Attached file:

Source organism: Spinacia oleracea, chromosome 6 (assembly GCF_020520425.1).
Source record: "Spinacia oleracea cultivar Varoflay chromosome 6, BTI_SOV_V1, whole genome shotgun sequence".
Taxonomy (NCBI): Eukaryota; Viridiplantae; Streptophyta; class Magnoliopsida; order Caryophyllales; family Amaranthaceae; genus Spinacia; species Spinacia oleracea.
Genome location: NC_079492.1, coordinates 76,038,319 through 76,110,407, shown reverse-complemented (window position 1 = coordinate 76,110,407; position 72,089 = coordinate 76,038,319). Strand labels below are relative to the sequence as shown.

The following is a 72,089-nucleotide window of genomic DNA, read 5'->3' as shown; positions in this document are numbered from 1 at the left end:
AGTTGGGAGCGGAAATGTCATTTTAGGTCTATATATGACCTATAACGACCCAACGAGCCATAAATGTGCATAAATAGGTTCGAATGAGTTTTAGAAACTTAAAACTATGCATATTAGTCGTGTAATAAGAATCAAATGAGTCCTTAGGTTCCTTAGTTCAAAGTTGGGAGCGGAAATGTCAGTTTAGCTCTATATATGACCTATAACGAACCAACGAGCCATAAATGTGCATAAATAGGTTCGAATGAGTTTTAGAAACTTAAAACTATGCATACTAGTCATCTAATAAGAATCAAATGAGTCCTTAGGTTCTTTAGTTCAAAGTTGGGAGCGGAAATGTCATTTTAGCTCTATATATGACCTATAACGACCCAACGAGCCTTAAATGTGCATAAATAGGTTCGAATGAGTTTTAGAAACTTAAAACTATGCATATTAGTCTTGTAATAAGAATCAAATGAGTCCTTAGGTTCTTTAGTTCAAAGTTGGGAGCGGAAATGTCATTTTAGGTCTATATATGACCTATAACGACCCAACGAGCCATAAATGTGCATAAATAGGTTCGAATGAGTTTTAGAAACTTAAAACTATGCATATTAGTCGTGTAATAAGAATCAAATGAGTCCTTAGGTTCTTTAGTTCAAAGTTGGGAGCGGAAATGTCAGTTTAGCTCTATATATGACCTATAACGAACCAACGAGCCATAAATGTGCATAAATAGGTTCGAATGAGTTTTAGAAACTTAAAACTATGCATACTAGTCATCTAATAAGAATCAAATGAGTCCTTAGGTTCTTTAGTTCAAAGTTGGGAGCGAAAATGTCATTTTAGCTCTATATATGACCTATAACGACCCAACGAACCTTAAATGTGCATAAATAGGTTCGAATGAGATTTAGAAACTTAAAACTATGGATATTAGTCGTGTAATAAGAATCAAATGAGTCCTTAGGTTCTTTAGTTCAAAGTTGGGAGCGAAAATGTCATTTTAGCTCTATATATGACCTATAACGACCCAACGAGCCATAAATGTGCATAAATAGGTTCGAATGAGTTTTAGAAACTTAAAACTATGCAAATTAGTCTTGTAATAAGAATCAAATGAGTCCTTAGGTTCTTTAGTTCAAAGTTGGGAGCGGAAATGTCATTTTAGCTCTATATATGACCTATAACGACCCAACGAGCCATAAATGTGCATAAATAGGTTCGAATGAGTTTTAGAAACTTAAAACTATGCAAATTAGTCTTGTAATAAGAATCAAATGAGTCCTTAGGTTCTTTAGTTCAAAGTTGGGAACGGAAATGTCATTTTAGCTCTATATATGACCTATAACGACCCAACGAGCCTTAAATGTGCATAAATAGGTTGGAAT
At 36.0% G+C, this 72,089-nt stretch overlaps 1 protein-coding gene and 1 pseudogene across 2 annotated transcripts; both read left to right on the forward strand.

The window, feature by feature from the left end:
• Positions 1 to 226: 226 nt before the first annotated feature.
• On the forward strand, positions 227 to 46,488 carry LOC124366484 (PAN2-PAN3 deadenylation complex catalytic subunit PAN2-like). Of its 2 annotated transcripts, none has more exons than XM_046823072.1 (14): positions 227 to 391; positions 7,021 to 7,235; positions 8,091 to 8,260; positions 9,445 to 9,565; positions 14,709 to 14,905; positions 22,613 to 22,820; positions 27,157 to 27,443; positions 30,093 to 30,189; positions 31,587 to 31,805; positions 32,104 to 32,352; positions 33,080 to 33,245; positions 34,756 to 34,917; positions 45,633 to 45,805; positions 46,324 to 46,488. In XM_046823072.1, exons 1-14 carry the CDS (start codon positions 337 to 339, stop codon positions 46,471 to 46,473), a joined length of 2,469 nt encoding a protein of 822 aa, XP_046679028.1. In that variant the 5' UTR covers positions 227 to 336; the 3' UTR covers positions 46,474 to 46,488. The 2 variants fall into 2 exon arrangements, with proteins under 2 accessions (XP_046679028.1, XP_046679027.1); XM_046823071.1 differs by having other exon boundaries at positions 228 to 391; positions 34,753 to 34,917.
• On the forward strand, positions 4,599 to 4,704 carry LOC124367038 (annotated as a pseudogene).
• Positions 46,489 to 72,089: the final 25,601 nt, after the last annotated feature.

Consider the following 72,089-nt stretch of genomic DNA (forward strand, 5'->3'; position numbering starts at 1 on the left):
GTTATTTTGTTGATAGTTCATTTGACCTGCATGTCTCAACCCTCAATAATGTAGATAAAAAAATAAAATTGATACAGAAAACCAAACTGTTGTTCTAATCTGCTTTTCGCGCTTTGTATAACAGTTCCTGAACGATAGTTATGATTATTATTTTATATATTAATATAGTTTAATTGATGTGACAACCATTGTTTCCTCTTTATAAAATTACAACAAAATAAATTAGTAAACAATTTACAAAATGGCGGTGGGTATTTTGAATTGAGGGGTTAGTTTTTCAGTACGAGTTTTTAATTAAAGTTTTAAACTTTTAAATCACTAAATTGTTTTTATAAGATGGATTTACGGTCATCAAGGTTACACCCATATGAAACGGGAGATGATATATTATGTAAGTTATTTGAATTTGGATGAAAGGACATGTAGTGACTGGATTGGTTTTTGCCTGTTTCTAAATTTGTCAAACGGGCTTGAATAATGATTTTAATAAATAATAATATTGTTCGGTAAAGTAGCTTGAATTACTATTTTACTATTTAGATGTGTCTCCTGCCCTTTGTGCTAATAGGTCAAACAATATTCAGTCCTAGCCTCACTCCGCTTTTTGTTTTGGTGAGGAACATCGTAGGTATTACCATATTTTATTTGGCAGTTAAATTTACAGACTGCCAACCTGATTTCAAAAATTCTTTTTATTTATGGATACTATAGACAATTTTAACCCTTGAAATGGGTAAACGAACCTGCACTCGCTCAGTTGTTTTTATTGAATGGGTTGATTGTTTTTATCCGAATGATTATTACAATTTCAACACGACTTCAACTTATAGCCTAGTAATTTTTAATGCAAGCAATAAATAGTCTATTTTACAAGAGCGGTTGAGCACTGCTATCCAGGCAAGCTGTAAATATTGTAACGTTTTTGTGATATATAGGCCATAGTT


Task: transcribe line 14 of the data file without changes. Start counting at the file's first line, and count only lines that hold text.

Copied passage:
GTTATTTTGTTGATAGTTCATTTGACCTGCATGTCTCAACCCTCAATAATGTAGATAAAAAAATAAAATTGATACAGAAAACCAAACTGTTGTTCTAATCTGCTTTTCGCGCTTTGTATAACAGTTCCTGAACGATAGTTATGATTATTATTTTATATATTAATATAGTTTAATTGATGTGACAACCATTGTTTCCTCTTTATAAAATTACAACAAAATAAATTAGTAAACAATTTACAAAATGGCGGTGGGTATTTTGAATTGAGGGGTTAGTTTTTCAGTACGAGTTTTTAATTAAAGTTTTAAACTTTTAAATCACTAAATTGTTTTTATAAGATGGATTTACGGTCATCAAGGTTACACCCATATGAAACGGGAGATGATATATTATGTAAGTTATTTGAATTTGGATGAAAGGACATGTAGTGACTGGATTGGTTTTTGCCTGTTTCTAAATTTGTCAAACGGGCTTGAATAATGATTTTAATAAATAATAATATTGTTCGGTAAAGTAGCTTGAATTACTATTTTACTATTTAGATGTGTCTCCTGCCCTTTGTGCTAATAGGTCAAACAATATTCAGTCCTAGCCTCACTCCGCTTTTTGTTTTGGTGAGGAACATCGTAGGTATTACCATATTTTATTTGGCAGTTAAATTTACAGACTGCCAACCTGATTTCAAAAATTCTTTTTATTTATGGATACTATAGACAATTTTAACCCTTGAAATGGGTAAACGAACCTGCACTCGCTCAGTTGTTTTTATTGAATGGGTTGATTGTTTTTATCCGAATGATTATTACAATTTCAACACGACTTCAACTTATAGCCTAGTAATTTTTAATGCAAGCAATAAATAGTCTATTTTACAAGAGCGGTTGAGCACTGCTATCCAGGCAAGCTGTAAATATTGTAACGTTTTTGTGATATATAGGCCATAGTT